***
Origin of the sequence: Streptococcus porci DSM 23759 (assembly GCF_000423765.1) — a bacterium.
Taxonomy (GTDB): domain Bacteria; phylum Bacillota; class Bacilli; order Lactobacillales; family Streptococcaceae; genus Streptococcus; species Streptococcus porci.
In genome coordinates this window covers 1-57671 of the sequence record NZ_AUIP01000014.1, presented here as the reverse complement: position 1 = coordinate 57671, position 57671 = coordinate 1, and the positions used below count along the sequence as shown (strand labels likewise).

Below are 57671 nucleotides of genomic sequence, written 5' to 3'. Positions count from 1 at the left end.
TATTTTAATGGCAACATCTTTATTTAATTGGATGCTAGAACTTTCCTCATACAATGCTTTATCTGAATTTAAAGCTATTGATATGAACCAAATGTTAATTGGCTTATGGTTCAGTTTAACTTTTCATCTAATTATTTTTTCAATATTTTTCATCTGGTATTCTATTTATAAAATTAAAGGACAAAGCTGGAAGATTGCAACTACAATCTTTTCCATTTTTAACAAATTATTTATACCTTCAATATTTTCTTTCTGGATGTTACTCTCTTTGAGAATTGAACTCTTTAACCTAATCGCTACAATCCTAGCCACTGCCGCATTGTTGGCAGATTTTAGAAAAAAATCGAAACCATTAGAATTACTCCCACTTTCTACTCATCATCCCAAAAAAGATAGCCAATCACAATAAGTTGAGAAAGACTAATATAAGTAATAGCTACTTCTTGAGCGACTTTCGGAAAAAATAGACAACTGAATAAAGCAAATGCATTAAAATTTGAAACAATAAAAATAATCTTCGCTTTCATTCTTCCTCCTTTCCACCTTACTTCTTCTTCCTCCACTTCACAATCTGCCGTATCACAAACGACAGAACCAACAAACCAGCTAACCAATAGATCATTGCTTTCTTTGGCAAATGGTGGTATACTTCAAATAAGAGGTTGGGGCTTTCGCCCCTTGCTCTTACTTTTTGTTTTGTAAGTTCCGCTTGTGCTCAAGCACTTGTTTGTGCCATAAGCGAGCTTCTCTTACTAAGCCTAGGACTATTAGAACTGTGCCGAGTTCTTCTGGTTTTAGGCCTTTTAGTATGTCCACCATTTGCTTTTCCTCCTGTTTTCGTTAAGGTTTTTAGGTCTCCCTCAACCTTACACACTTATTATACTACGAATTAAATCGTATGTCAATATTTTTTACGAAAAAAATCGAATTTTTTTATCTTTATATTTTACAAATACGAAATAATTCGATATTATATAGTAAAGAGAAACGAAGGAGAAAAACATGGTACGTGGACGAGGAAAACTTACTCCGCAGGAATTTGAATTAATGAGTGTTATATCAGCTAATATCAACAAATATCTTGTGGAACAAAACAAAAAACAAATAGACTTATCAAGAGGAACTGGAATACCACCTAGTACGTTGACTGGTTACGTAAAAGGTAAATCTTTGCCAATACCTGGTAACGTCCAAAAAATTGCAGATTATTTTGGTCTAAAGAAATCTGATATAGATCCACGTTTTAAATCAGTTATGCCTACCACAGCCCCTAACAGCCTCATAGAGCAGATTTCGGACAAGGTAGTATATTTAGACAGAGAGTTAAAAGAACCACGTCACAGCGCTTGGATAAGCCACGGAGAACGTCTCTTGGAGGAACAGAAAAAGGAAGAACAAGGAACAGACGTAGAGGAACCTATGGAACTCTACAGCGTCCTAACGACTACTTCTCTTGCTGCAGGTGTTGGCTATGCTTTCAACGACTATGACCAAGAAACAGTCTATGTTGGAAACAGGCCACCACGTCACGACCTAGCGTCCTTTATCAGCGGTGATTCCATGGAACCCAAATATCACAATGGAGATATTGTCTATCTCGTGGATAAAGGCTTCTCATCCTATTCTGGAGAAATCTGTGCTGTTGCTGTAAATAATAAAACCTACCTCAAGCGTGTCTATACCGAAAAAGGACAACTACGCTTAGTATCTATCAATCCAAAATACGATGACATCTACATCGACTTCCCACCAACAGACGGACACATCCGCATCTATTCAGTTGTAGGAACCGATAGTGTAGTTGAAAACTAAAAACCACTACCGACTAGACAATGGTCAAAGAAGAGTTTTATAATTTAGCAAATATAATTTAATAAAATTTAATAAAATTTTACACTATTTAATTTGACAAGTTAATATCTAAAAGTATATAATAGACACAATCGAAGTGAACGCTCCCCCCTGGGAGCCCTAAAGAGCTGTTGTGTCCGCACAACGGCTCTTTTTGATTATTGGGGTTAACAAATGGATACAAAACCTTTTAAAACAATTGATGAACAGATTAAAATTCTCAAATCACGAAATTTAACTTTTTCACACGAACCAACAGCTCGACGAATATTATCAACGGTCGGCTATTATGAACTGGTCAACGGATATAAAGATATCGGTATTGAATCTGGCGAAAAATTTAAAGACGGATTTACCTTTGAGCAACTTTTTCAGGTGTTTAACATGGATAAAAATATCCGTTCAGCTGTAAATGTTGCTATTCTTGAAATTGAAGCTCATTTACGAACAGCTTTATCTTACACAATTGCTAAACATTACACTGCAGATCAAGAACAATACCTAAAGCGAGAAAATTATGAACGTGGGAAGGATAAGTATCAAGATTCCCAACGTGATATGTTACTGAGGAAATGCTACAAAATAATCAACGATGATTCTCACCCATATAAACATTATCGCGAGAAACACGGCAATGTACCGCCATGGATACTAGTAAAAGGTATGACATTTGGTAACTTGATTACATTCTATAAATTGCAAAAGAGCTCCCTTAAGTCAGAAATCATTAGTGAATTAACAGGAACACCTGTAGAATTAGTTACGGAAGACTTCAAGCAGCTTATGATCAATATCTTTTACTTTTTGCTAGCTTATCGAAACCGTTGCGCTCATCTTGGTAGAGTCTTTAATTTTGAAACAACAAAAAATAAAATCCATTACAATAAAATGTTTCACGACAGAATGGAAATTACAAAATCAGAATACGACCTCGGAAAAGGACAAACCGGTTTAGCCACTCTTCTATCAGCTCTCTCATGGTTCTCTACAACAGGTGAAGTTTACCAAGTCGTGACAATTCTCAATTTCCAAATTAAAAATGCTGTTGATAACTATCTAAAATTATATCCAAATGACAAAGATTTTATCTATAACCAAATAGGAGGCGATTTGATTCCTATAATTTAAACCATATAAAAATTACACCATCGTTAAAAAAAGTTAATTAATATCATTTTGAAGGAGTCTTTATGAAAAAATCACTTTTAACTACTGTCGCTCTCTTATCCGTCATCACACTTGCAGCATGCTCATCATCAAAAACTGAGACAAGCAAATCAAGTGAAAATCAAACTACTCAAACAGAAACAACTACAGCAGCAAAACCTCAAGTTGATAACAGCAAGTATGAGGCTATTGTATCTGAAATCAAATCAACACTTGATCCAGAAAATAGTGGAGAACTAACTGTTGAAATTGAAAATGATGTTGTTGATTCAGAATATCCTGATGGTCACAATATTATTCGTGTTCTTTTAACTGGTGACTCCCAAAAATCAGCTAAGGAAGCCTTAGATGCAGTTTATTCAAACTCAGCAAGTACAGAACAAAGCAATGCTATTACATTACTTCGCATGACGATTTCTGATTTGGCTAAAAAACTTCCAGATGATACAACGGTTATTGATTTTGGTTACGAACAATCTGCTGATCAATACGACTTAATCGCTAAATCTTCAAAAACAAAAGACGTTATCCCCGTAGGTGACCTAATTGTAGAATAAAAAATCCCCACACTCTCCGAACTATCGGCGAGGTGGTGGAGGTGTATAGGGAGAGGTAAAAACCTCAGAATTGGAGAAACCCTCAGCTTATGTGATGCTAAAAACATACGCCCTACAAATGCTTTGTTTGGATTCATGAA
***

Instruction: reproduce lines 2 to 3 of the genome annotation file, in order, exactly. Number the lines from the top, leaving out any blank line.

Taxonomy (GTDB): domain Bacteria; phylum Bacillota; class Bacilli; order Lactobacillales; family Streptococcaceae; genus Streptococcus; species Streptococcus porci.
In genome coordinates this window covers 1-57671 of the sequence record NZ_AUIP01000014.1, presented here as the reverse complement: position 1 = coordinate 57671, position 57671 = coordinate 1, and the positions used below count along the sequence as shown (strand labels likewise).